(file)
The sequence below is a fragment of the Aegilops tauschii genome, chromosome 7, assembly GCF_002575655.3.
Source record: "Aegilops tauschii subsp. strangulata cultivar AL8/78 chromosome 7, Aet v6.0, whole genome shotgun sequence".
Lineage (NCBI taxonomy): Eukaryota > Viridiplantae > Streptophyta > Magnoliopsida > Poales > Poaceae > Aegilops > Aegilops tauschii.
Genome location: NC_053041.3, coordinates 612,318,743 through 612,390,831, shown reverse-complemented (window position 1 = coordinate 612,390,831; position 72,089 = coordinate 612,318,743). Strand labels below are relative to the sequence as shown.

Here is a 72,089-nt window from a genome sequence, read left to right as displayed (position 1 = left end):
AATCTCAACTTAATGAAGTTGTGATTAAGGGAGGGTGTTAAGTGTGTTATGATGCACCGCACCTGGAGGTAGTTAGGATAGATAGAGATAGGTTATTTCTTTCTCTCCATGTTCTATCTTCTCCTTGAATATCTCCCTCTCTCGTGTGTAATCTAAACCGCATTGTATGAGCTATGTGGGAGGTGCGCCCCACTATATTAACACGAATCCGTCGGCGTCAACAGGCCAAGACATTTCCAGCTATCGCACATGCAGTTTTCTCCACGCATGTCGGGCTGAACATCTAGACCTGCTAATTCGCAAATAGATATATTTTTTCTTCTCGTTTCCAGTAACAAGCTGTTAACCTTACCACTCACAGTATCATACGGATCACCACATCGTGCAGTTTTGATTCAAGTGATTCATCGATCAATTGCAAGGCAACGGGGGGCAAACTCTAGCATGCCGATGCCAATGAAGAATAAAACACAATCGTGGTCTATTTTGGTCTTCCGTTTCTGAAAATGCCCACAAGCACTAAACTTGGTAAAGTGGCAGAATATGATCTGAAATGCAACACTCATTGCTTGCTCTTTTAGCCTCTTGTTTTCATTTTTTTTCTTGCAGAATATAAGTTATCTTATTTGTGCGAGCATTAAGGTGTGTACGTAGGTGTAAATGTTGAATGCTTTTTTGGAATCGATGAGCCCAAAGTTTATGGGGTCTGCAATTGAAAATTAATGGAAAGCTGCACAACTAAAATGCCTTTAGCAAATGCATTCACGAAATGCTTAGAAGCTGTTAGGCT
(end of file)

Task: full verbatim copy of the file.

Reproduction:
The sequence below is a fragment of the Aegilops tauschii genome, chromosome 7, assembly GCF_002575655.3.
Source record: "Aegilops tauschii subsp. strangulata cultivar AL8/78 chromosome 7, Aet v6.0, whole genome shotgun sequence".
Lineage (NCBI taxonomy): Eukaryota > Viridiplantae > Streptophyta > Magnoliopsida > Poales > Poaceae > Aegilops > Aegilops tauschii.
Genome location: NC_053041.3, coordinates 612,318,743 through 612,390,831, shown reverse-complemented (window position 1 = coordinate 612,390,831; position 72,089 = coordinate 612,318,743). Strand labels below are relative to the sequence as shown.

Here is a 72,089-nt window from a genome sequence, read left to right as displayed (position 1 = left end):
AATCTCAACTTAATGAAGTTGTGATTAAGGGAGGGTGTTAAGTGTGTTATGATGCACCGCACCTGGAGGTAGTTAGGATAGATAGAGATAGGTTATTTCTTTCTCTCCATGTTCTATCTTCTCCTTGAATATCTCCCTCTCTCGTGTGTAATCTAAACCGCATTGTATGAGCTATGTGGGAGGTGCGCCCCACTATATTAACACGAATCCGTCGGCGTCAACAGGCCAAGACATTTCCAGCTATCGCACATGCAGTTTTCTCCACGCATGTCGGGCTGAACATCTAGACCTGCTAATTCGCAAATAGATATATTTTTTCTTCTCGTTTCCAGTAACAAGCTGTTAACCTTACCACTCACAGTATCATACGGATCACCACATCGTGCAGTTTTGATTCAAGTGATTCATCGATCAATTGCAAGGCAACGGGGGGCAAACTCTAGCATGCCGATGCCAATGAAGAATAAAACACAATCGTGGTCTATTTTGGTCTTCCGTTTCTGAAAATGCCCACAAGCACTAAACTTGGTAAAGTGGCAGAATATGATCTGAAATGCAACACTCATTGCTTGCTCTTTTAGCCTCTTGTTTTCATTTTTTTTCTTGCAGAATATAAGTTATCTTATTTGTGCGAGCATTAAGGTGTGTACGTAGGTGTAAATGTTGAATGCTTTTTTGGAATCGATGAGCCCAAAGTTTATGGGGTCTGCAATTGAAAATTAATGGAAAGCTGCACAACTAAAATGCCTTTAGCAAATGCATTCACGAAATGCTTAGAAGCTGTTAGGCT